Quote:We do that because they are not mature enough to deal with the kind of knowledge (such as a violent crime), not because of the amount of it, if you get what I mean.

Ok, should knowledge be limited for adults too? Or do we have infinite maturity, and are able to constructively handle any and all knowledge, not matter what?

More is better?
Find all posts by this user
Like Post Quote this message in a reply
24-12-2014, 11:24 AM
RE: Science Works
(24-12-2014 09:39 AM)tear151 Wrote:  You could answer these questions a lot better from just reading through the literature than a forum, the questions you want answered have a lot of literature on them, they are better places to look

Ok, my bad, I need to offer a better response to this.

If you can link us to the literature you are referring to, perhaps with quotes of representative samples to make your case, I withdraw my complaint above and apologize for my impatience.
Find all posts by this user
Like Post Quote this message in a reply
24-12-2014, 11:34 AM
RE: Science Works
QUESTION OF THE THREAD:

Is there any amount of knowledge, or any rate of knowledge development, which is too much?
Find all posts by this user
Like Post Quote this message in a reply
24-12-2014, 11:39 AM
RE: Science Works
(24-12-2014 11:34 AM)Baba Bozo Wrote:  QUESTION OF THE THREAD:

Is there any amount of knowledge, .... , which is too much?

ANSWER TO THE QUESTION1:

No.

(24-12-2014 11:34 AM)Baba Bozo Wrote:  .....or any rate of knowledge development which is too much?.

ANSWER TO QUESTION2:

What kind of rate do you think is happening? How do you measure it? What yard stick do you put it/place it against? Are you even still talking about the knowledge garnered by science? Or are you attempting to lump in other stuff?



Not nice mushing two questions into one statement so as to go where ever you wish in regards to the responses.

Much cheers to all.
Find all posts by this user
Like Post Quote this message in a reply
24-12-2014, 11:41 AM
RE: Science Works
(24-12-2014 11:22 AM)Baba Bozo Wrote:  Ok, we are in agreement that we don't want the cave experience. So some science is good, we agree here. But how much? That's what I'm asking.

Science is a method to discover and understand the world around us. It's good in that way, but there isn't "much" or "few" science, it doesn't make any sense.

(24-12-2014 11:22 AM)Baba Bozo Wrote:  We have obtained countless advantages from food. So should we eat more and more and more food, until maybe we explode?

Lol are you serious?

(24-12-2014 11:22 AM)Baba Bozo Wrote:  Why? Why is clinging blindly to the ancient "more is better" relationship with knowledge the wrong approach?

Using the same approach for everything is not appropriate. I'm a fan of "it depends".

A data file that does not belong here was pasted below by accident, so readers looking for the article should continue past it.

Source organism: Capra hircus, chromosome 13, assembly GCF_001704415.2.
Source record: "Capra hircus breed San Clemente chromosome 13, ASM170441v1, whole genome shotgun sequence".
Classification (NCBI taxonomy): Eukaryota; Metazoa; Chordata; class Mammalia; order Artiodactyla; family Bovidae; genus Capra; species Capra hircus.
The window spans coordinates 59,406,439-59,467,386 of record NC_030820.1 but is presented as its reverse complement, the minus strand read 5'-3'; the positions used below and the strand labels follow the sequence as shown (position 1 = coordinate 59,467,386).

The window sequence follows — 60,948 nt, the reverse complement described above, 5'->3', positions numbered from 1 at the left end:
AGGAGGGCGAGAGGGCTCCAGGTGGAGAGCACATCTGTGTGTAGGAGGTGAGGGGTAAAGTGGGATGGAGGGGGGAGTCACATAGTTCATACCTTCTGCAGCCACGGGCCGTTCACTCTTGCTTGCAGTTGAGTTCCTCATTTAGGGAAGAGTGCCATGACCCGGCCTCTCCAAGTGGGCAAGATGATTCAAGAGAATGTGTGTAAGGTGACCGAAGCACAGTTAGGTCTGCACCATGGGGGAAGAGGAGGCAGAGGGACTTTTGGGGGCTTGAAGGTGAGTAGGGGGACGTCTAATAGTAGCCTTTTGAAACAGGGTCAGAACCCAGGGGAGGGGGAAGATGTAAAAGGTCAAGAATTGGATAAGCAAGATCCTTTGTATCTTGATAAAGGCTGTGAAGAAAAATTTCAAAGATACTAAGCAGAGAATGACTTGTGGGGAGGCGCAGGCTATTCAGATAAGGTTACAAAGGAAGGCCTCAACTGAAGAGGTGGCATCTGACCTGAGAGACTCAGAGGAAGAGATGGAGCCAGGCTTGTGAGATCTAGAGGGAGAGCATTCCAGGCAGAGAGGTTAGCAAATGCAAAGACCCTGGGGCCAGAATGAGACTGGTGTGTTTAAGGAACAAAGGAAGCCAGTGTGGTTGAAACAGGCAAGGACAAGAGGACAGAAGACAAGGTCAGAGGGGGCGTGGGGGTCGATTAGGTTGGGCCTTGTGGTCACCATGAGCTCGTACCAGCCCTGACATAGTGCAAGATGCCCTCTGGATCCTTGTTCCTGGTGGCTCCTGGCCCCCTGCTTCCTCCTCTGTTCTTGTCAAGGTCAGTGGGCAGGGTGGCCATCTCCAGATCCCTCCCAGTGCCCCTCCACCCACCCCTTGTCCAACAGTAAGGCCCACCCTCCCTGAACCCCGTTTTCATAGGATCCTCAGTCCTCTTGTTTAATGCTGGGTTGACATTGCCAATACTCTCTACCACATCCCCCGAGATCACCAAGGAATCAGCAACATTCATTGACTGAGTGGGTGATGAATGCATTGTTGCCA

(24-12-2014 11:22 AM)Baba Bozo Wrote:  Describing our emerging relationship with science.

Science is not automatically bad, agreed. Believing blindly in science, in a "more is better" way is bad, because we have turned our brains off, and are just followers then.

Nobody follows science religiously. Believing blindly in anything is bad, but we don't need to do that with science because we have evidence when something is being claimed.

(24-12-2014 11:22 AM)Baba Bozo Wrote:  Please show us the scientists who are challenging science itself? That is, who are asking if it is wise to keep developing more and more knowledge as fast as we can.

I don't think that's a proper question. I think that improving our knowledge is good. Knowledge of how the universe works, how to fight diseases, or even understanding the brain better.

You challenge the discoveries. That's going to productive, who cares about challenging the scientific method (that's what you're asking for), since it's probably the most useful thing humans ever invented?

(24-12-2014 11:22 AM)Baba Bozo Wrote:  
Quote:Knowledge is not concrete object.

Actually it is, but never mind, not important.

You just claimed that knowledge is concrete, can you show it?

(24-12-2014 11:22 AM)Baba Bozo Wrote:  Um, can you tell us how we might go about discarding the knowledge of nuclear weapons?

That's not what I was talking about. I said that you cannot have too much information in your brain, since it discards useless information for you. Do you remember everything that you have ever experienced?

孤独 - The Out Crowd
Life is a flash of light between two eternities of darkness.
[Image: Schermata%202014-10-24%20alle%2012.39.01.png]
Find all posts by this user
Like Post Quote this message in a reply
[+] 1 user Likes The Polyglot Atheist's post
Post Reply
Forum Jump: